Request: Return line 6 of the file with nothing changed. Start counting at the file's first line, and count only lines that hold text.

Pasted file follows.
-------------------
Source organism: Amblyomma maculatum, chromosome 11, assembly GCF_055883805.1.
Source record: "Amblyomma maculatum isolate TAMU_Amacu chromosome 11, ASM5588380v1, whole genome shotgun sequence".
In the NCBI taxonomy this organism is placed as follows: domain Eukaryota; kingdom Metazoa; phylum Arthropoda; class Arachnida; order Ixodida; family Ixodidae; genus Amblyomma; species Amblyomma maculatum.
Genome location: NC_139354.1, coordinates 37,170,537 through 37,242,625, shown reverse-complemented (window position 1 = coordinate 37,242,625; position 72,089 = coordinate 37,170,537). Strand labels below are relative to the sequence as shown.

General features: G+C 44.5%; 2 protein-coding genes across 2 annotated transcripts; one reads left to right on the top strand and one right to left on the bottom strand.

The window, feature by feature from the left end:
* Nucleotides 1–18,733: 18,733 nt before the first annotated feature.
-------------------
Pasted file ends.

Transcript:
The window, feature by feature from the left end: